The Hancock-Henderson Quill, Inc.
by Dessa Rodeffer, Quill Publisher/Owner
Outside La Harpe, on Robin Shipman's small acreage, just west of the Fountain Green blacktop, big things were happening last month to make a fun and entertaining day for a lot of special needs young adults.
Robin is a strong advocate for parents who have children with autism and she works with the Hancock County Department of Mental Health to help those with disabilities.
This is the 4th year she has planned a farm field trip at her rural home where her 28 year old son Landon, who was diagnosed at birth with autism, helps host the fun day.
Landon, has a heart of gold, and he loves to help with the animals. They have two Australian Shepherds, pet rabbits and chickens, and a few other critters.
A feast of food, a beautiful day, and some fun and games, and pats on the back bring a lot of happiness to their special visitors.
Robin said she has always been able to depend on her Dad Richard Nichols of Fort Madison, Iowa for "awesome support." But Robin has a strong will and a unique way of making a bad day better and in finding ways to be positive in a negative situation.
When her first born was diagnosed with Autism, she was devastated, but when she was told about all the things he would never do, she refused to accept it.
"Everyone has a unique gift," Robin said, "something to offer. "It's not what you can't do, it's what you can do," Robin said.
She doesn't want other's pity, but their prayers, and she chooses to be better not bitter.
"I believe in encouraging education for these unique individuals and to keep a positive attitude."
The field trip does just that and more. It uplifts, inspires, and encourages and even educates individuals who come, even with disabilities.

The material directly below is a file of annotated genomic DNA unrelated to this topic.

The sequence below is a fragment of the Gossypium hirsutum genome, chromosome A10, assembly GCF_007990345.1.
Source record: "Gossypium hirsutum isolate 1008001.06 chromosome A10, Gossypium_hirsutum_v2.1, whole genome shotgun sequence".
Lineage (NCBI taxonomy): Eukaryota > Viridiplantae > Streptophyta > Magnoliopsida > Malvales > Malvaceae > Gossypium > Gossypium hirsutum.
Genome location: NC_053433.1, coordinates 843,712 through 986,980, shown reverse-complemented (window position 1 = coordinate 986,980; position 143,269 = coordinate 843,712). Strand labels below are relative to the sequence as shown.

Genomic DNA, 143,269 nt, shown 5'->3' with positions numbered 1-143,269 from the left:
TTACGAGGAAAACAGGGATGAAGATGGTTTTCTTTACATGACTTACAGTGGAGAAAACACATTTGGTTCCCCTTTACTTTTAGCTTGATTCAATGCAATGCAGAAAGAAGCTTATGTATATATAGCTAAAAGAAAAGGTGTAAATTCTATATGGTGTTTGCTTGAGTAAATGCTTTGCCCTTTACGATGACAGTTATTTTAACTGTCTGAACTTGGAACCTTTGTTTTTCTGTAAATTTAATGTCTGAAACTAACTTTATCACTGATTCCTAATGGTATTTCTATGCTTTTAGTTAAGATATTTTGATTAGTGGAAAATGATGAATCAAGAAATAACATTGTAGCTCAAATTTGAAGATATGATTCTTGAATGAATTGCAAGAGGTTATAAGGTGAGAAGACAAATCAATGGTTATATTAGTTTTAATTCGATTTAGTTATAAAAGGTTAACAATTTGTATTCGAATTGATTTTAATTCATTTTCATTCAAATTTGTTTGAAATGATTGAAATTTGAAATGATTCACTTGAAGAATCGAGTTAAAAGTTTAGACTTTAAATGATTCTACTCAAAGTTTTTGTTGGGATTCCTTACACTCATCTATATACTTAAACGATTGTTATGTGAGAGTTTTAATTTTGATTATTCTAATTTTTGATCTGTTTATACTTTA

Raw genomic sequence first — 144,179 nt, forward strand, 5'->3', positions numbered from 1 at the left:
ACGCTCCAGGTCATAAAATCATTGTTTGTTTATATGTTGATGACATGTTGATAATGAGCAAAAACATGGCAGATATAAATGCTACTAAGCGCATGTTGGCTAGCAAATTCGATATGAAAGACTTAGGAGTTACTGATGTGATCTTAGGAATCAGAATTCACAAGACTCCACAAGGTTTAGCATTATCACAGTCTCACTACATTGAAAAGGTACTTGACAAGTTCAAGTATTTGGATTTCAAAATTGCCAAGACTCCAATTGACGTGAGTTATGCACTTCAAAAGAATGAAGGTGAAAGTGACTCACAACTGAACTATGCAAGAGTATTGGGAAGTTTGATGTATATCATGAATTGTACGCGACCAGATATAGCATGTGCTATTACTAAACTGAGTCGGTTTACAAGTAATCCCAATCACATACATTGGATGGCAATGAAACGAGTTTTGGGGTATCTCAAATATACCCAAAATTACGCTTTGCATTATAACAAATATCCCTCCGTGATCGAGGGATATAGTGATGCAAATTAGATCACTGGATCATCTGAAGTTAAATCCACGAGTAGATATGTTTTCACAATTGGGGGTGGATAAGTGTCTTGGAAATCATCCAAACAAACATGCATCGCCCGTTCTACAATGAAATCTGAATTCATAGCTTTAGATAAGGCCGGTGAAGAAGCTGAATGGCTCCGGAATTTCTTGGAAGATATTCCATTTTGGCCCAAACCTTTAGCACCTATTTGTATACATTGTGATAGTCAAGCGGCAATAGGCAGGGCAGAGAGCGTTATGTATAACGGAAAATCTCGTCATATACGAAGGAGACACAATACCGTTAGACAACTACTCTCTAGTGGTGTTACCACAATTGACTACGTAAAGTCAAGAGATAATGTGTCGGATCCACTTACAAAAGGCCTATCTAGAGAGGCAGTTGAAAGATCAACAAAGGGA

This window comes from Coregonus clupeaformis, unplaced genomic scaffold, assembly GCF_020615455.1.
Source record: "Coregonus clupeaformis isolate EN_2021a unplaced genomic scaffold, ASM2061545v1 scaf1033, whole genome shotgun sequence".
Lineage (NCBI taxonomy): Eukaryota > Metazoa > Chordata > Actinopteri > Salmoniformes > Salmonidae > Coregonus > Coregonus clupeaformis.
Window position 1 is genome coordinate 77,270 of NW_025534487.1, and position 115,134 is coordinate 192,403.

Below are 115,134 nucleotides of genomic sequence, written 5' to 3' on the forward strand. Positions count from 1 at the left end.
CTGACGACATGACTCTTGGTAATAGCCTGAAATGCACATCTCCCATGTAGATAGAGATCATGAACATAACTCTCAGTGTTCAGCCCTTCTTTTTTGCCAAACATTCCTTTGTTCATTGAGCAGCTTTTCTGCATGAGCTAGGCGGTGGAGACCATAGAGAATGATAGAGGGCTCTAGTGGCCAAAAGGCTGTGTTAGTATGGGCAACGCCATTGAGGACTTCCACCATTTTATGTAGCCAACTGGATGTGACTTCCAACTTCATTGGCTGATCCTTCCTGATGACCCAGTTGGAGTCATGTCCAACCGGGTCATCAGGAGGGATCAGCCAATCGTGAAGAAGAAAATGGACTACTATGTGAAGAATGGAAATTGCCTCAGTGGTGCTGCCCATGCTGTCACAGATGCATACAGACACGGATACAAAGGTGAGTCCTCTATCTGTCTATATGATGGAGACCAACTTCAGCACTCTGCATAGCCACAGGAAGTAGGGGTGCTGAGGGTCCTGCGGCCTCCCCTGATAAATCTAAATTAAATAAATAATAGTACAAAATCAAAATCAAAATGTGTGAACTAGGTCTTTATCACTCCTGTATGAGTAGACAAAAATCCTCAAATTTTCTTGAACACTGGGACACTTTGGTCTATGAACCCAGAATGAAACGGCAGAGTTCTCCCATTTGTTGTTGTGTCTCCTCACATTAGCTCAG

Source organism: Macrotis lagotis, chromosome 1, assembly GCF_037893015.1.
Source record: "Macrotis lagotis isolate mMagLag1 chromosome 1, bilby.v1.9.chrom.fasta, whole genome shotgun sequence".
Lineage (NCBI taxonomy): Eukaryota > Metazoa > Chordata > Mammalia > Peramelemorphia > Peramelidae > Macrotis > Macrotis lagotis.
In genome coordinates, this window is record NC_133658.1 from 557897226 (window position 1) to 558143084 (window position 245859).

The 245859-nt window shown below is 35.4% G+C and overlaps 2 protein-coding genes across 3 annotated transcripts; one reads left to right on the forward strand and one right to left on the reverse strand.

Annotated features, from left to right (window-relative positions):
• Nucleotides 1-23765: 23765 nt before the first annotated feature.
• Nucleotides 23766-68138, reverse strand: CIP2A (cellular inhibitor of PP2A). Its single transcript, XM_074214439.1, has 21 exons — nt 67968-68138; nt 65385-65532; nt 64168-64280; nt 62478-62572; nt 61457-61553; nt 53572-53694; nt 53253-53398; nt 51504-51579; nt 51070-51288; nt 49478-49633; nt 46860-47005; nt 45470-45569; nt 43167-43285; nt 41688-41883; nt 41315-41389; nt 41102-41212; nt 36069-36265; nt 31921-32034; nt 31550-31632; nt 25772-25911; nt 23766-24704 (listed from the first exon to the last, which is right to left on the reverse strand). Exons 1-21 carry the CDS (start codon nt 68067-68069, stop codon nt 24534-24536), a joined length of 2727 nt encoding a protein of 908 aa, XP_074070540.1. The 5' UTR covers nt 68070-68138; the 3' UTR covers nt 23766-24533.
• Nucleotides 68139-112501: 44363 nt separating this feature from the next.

Many have never seen a live chicken, let alone held one. Her son Landon loves to show off his pet rabbits and their dogs and animals.
Robin invited State Senator John Sullivan and State Representative Rich Myers in an attempt to give them a first hand feel on how much good outreach programs do to improve mental health.
Robin learned as a new mom, "Don't say never to me!" Her strong belief in the difference one can make in the quality life of another, is what keeps her pushing for legislators to keep the advocacy programs.
"Waiver programs support many things," Robin says. "The very least we can do is support those who have no voice and are living with disabilities."
"The Bible says, "The meek shall inherit the earth." We are all a work in progress,
Robin knows if you wait around for others to do it, it isn't going to happen.
Raising a child with disabilities can be discouraging for folks and as an advocate, Robin gets calls from all over the United States.
I give them my star approach: Stop, Think, Act, and Reward and then I tell them to be consistent, and patient.
Rather than look at all the things they haven't accomplished, Robin tells them to write down all the things they have accomplished.
"You have your bad days," but Robin gets on her knees and prays, then she sets goals for tomorrow.
"You get out of bed and keep trying. You begin again and again. You model and instill ethics, morals, and values.
Robin said it is amazing what you can do if we all unite our efforts. She was pleased with the local support of her 4th annual Shipman Hobby Farm Field Trip."